Note:  No “actual” mount point exists, not in the sense an inode etc etc.

                       We will blog on file systems later.

Then when the socket System Call is initiated (to create the socket descriptor),  the kernel executes sock_create to create a new descriptor (aka the socket descriptor). The kernel also  executes sock_map_fd, which creates a   “fake file” , and  assigns the “fake file” to the socket descriptor. The “fake” files ops ( file->f_op) are then initialized to be socket_file_ops  (statically defined at compile time in source/net/socket.c).

The kernel assigns/maps the socket descriptor created earlier to the new “fake”  file using fd_install.

This socket descriptor is returned by the Socket System Call (as required by the MAN page of the Socket System Call) to the user program.

I only call it “fake” file because a System Call write executed against that socket descriptor will use the VFS infrastructure created, but  the data will not be written into a disk-file anywhere. It will, instead, be translated into a network operation because of the f_op‘s assigned to the “fake” file (socket_file_ops).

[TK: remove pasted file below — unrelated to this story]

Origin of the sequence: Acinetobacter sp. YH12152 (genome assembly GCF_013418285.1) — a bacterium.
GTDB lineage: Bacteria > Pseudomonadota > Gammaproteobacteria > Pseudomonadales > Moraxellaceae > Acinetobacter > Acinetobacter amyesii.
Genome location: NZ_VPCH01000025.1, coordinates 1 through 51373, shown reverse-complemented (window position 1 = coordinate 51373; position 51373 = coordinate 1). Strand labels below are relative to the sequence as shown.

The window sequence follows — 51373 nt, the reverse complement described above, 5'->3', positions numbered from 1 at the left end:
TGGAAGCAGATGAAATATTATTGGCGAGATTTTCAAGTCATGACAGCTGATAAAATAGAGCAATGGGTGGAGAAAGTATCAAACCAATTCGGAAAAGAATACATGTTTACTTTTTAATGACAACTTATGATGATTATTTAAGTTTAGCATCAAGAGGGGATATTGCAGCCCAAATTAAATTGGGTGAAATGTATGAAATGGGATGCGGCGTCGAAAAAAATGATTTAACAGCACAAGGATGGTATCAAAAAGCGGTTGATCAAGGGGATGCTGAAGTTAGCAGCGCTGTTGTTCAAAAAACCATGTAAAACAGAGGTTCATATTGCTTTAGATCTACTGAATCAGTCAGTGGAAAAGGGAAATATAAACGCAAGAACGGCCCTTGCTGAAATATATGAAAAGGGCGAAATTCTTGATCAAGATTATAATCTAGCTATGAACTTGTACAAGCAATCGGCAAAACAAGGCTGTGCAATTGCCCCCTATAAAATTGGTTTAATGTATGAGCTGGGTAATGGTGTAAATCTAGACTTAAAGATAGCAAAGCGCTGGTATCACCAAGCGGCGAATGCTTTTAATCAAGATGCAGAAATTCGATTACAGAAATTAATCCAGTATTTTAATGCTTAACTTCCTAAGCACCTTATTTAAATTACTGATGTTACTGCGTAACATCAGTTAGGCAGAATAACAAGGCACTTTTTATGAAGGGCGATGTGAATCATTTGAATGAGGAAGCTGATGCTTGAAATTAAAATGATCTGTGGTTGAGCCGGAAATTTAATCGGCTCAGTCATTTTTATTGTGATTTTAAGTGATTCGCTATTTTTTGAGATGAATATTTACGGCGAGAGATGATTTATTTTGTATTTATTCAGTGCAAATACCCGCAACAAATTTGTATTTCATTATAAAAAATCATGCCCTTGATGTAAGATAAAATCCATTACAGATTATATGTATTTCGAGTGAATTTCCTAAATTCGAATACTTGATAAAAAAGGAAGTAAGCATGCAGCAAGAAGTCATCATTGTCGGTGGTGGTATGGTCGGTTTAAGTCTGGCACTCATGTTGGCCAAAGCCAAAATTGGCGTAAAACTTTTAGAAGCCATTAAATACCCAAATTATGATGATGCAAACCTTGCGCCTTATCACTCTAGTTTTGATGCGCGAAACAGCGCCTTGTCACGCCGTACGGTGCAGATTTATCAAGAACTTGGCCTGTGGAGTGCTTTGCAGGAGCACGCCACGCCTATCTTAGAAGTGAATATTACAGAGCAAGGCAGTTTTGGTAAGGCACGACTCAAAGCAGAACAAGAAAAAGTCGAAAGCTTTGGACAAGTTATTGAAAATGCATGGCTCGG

The kernel is now set up to create network traffic when System Calls write/read  are executed to/from to the “fake” file descriptor (the socket descriptor)  which was returned to the user when System Call socket was executed.

In point of fact, a System Call write to the “fake” files socket descriptor will then translate into a call to  __sock_sendmsg within the kernel, instead of a write into the “regular” file system. Because that is how socket_file_ops is statically defined before assignment to the “fake” file.

And then we are into networking space. And the promised Lan of milk, honey,  TCP traffic,  SOCKFS and File Systems.

No one said understanding the kernel was easy. But extremely gratification awaits those that work on it. And also creates enormous opportunities for innovation.  I  explain Linux Kernel concepts and more in my classes ( Advanced Linux Kernel Programming @UCSC-Extension, and also in other classes that I teach independently).

As always, Feedback, Questions  and Comments are appreciated and will be responded to. I will like to listen to gripes, especially  if you also paypal me some.  Thanks